Detroiters Heartened By Recovery News On Business Champion Dan Gilbert

The poignancy many Detroiters feel about Quicken Loans' Dan Gilbert’s health also reflects their personal feelings about him and his devotion to their city.
Dan Gilbert

Dan Gilbert has meant more to the fate of a big American city in the modern era than just about anyone else, arguably. So it’s understandable that Detroiters are being heartened by the latest reports that the billionaire founder and chairman of Quicken Loans — who has invested nearly $6 billion alone in to Detroit over the last several years — is “improving by the hour” from a stroke he suffered at a local hospital on Sunday.

The biggest booster of the Motor City is awake and steadily getting better, Jay Farner, the CEO of Quicken Loans, told local journalists on Tuesday as Farner threw himself into the gap on behalf of his boss. The 57-year-old Gilbert started feeling poorly on Saturday and decided to go to Beaumont Hospital in suburban Royal Oak. When he subsequently suffered a stroke on Sunday morning, he did so amid the best medical attention, poised for the occurrence.

Even his lieutenants’ jumbled schedule this week, in picking up for their boss, partly reflected the breadth and depth of Gilbert’s achievements and ambitions. Quicken Loans Vice Chairman Bill Emerson had to step in for Gilbert to provide a keynote speech on Wednesday at the Mackinac Policy Conference, Michigan’s annual equivalent of Davos, being held this week on Mackinac Island. And Farner on Tuesday was fielding questions about the upcoming Rocket Mortgage Classic, a favorite project of Gilbert’s in which he was able to land a commitment for the first PGA golf tournament that will be held inside the City of Detroit since 2009.

Gilbert kick-started the long-awaited rejuvenation of Detroit by moving his Quicken Loans offices from the suburbs to downtown several years ago and then followed that up by investing hundreds of millions of dollars behind the move. Now his umbrella organization called Rock Ventures oversees Gilbert’s hundreds of real estate investments and other business ventures from a sprawling nexus of buildings on Woodward Avenue, adjacent to the city’s glittering new shopping, sports, entertainment and residential district.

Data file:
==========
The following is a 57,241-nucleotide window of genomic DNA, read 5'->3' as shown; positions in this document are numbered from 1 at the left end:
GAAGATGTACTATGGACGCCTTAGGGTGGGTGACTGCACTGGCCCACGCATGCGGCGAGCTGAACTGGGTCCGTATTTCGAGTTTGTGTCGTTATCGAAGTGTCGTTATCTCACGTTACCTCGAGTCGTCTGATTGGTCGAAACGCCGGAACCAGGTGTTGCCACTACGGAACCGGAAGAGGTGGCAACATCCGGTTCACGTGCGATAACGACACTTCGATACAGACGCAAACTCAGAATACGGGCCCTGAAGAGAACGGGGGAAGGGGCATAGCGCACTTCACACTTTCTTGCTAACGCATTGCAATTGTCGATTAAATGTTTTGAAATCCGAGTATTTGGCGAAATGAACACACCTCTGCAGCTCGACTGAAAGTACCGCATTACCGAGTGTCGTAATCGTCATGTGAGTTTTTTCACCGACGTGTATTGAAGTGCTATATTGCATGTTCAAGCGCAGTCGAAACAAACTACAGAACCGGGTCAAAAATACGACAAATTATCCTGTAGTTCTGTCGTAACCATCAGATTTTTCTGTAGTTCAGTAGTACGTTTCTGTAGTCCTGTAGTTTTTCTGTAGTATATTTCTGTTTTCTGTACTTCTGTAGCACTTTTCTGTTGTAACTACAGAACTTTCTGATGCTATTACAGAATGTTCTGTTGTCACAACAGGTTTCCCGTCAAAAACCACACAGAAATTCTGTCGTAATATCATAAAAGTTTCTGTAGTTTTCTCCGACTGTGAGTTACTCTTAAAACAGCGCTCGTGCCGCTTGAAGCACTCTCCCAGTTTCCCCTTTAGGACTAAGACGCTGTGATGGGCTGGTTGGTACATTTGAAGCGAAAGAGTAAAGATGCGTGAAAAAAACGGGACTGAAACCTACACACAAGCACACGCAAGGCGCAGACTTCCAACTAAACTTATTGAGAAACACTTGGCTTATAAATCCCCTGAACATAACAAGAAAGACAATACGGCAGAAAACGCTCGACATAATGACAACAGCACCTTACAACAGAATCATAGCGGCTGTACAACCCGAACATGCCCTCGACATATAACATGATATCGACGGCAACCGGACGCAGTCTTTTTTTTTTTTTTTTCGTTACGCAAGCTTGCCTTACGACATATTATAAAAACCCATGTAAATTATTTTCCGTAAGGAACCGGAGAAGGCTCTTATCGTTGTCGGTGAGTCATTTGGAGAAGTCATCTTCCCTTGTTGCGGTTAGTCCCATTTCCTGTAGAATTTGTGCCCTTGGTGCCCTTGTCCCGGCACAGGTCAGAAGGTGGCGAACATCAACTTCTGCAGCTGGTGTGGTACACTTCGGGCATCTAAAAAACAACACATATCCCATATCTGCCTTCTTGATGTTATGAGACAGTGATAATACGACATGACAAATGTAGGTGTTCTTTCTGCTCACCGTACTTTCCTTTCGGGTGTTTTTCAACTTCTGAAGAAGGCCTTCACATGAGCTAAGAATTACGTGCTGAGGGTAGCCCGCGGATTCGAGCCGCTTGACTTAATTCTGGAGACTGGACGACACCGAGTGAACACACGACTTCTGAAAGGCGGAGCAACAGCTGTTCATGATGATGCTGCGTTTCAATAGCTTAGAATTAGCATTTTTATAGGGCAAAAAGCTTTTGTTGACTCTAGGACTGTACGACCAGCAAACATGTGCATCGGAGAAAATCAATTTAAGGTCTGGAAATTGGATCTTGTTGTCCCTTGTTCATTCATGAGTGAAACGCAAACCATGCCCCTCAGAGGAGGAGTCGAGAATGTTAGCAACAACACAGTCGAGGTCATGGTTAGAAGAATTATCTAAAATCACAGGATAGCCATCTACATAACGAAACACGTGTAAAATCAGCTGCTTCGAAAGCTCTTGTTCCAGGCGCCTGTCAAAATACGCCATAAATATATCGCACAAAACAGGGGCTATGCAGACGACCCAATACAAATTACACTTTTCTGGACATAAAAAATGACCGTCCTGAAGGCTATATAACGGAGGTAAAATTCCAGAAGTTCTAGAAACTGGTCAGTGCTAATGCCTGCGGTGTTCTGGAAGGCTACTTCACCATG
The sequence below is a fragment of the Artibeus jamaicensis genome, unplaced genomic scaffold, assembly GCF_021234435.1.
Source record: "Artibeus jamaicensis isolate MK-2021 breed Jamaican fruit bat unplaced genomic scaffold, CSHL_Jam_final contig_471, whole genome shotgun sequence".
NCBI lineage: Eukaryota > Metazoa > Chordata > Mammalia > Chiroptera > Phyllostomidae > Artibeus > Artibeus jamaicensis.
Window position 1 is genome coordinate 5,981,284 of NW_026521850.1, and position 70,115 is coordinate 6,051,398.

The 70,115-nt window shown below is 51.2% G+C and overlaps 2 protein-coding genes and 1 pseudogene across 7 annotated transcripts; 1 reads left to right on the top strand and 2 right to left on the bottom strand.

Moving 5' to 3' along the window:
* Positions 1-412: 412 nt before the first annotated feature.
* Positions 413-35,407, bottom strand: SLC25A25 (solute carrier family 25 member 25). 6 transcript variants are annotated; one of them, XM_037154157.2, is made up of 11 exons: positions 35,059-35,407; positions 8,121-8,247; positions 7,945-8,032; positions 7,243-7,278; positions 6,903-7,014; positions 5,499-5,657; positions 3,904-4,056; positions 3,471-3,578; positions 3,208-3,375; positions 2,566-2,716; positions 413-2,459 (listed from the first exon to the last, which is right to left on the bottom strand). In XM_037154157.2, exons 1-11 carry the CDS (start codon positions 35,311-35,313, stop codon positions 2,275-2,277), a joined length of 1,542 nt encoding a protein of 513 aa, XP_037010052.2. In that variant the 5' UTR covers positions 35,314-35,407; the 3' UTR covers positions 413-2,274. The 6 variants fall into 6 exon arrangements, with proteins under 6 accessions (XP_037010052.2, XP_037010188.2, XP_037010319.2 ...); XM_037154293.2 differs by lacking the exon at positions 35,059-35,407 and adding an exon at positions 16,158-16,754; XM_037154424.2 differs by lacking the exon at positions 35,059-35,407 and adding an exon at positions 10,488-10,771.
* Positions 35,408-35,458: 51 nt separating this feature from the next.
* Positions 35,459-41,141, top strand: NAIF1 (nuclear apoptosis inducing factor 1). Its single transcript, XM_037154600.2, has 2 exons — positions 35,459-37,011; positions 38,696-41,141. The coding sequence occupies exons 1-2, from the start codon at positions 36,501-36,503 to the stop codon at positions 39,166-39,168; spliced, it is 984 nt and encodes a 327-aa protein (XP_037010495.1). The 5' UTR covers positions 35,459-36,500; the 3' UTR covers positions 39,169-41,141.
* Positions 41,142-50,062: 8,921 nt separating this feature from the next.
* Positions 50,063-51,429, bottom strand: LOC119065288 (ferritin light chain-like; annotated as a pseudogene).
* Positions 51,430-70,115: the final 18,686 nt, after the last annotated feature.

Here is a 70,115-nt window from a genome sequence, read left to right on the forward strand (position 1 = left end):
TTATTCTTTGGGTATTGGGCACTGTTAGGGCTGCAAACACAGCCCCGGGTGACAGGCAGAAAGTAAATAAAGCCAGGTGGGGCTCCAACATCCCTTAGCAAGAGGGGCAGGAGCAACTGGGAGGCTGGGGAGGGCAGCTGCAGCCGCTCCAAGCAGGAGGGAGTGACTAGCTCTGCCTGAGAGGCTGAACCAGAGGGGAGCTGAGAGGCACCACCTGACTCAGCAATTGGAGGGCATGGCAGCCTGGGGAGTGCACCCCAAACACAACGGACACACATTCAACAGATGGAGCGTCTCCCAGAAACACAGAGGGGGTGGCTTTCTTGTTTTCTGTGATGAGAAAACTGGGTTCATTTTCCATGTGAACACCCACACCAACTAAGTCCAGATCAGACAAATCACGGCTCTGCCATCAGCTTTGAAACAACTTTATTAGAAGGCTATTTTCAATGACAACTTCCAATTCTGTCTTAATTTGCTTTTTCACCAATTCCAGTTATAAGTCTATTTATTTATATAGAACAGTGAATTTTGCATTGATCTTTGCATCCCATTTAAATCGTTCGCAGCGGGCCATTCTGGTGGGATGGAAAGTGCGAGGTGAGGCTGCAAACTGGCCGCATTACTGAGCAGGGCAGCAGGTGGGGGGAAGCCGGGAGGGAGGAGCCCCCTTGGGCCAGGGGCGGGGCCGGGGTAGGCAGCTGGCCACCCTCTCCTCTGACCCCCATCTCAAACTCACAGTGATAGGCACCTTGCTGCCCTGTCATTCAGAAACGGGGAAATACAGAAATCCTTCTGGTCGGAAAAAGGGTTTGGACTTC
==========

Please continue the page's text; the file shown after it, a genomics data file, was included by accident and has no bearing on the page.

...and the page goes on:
Local and state governments have helped grease Detroit’s recovery since its 2013 bankruptcy, but Gilbert became a private-capital force that overwhelmed all other efforts – and helped bring in more investments by others such as the Ilitch family, who own the Detroit Red Wings and Detroit Tigers, and the Ford family, who along with Ford Motor are refurbishing an ancient mid-town train station to become the headquarters of the company’s digital-tech enterprises.

Gilbert also has become an important figure in investment in Cleveland, where among his holdings he owns the Cleveland Cavaliers of the National Basketball Association.

While Rock Ventures executives have reassured Detroiters that their corporate operations will continue as normal while Gilbert recovers, his health will play into important questions related to the city’s ongoing recovery. For example, Gilbert is constructing what will be Detroit’s tallest building – outstretching even the iconic Renaissance Center – on the site of the old, treasured J.L. Hudson Department Store on Woodward. It’s a personal passion of Gilbert to complete the tower, which certainly will symbolize not only the Motor City’s actual economic renaissance but also his huge imprint on the city’s fate.

Meanwhile, the poignancy many Detroiters feel about Gilbert’s health also reflects their personal feelings about him and his devotion to their city. Many know that among Gilbert’s other personal challenges is his family’s continued fight for the health of his oldest son, who was born with neurofibromatosis, a rare genetic disorder that causes tumors to grow in nerves throughout his body. Gilbert and his wife, Jennifer, have pledged $64 million to research on a cure for the disease.

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